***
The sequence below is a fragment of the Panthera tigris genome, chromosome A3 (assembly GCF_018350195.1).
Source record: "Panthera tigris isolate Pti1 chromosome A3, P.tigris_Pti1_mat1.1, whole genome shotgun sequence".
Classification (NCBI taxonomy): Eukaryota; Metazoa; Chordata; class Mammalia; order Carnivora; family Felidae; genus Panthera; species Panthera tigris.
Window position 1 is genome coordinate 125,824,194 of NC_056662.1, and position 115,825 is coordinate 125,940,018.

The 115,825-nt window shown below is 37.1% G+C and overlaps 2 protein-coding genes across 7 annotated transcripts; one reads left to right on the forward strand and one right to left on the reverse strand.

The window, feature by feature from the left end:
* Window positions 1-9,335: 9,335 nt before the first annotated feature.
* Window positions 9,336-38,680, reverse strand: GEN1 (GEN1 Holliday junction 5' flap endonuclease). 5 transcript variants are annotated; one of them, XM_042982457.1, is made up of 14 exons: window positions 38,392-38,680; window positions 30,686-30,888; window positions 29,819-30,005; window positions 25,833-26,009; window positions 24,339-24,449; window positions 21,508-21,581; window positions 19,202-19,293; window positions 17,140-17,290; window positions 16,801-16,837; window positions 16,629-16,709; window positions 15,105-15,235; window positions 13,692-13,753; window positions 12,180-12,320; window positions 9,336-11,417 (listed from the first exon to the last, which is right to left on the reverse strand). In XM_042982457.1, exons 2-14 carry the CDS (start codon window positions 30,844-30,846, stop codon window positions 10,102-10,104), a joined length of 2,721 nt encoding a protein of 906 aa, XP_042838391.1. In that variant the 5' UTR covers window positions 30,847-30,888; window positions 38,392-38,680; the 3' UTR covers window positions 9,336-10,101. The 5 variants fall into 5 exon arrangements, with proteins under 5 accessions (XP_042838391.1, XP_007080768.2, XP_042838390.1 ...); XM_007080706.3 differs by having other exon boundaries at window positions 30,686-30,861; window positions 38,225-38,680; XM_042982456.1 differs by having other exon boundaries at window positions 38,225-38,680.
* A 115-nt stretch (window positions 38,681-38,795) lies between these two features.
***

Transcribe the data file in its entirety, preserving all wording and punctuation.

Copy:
The sequence below is a fragment of the Panthera tigris genome, chromosome A3 (assembly GCF_018350195.1).
Source record: "Panthera tigris isolate Pti1 chromosome A3, P.tigris_Pti1_mat1.1, whole genome shotgun sequence".
Classification (NCBI taxonomy): Eukaryota; Metazoa; Chordata; class Mammalia; order Carnivora; family Felidae; genus Panthera; species Panthera tigris.
Window position 1 is genome coordinate 125,824,194 of NC_056662.1, and position 115,825 is coordinate 125,940,018.

The 115,825-nt window shown below is 37.1% G+C and overlaps 2 protein-coding genes across 7 annotated transcripts; one reads left to right on the forward strand and one right to left on the reverse strand.

The window, feature by feature from the left end:
* Window positions 1-9,335: 9,335 nt before the first annotated feature.
* Window positions 9,336-38,680, reverse strand: GEN1 (GEN1 Holliday junction 5' flap endonuclease). 5 transcript variants are annotated; one of them, XM_042982457.1, is made up of 14 exons: window positions 38,392-38,680; window positions 30,686-30,888; window positions 29,819-30,005; window positions 25,833-26,009; window positions 24,339-24,449; window positions 21,508-21,581; window positions 19,202-19,293; window positions 17,140-17,290; window positions 16,801-16,837; window positions 16,629-16,709; window positions 15,105-15,235; window positions 13,692-13,753; window positions 12,180-12,320; window positions 9,336-11,417 (listed from the first exon to the last, which is right to left on the reverse strand). In XM_042982457.1, exons 2-14 carry the CDS (start codon window positions 30,844-30,846, stop codon window positions 10,102-10,104), a joined length of 2,721 nt encoding a protein of 906 aa, XP_042838391.1. In that variant the 5' UTR covers window positions 30,847-30,888; window positions 38,392-38,680; the 3' UTR covers window positions 9,336-10,101. The 5 variants fall into 5 exon arrangements, with proteins under 5 accessions (XP_042838391.1, XP_007080768.2, XP_042838390.1 ...); XM_007080706.3 differs by having other exon boundaries at window positions 30,686-30,861; window positions 38,225-38,680; XM_042982456.1 differs by having other exon boundaries at window positions 38,225-38,680.
* A 115-nt stretch (window positions 38,681-38,795) lies between these two features.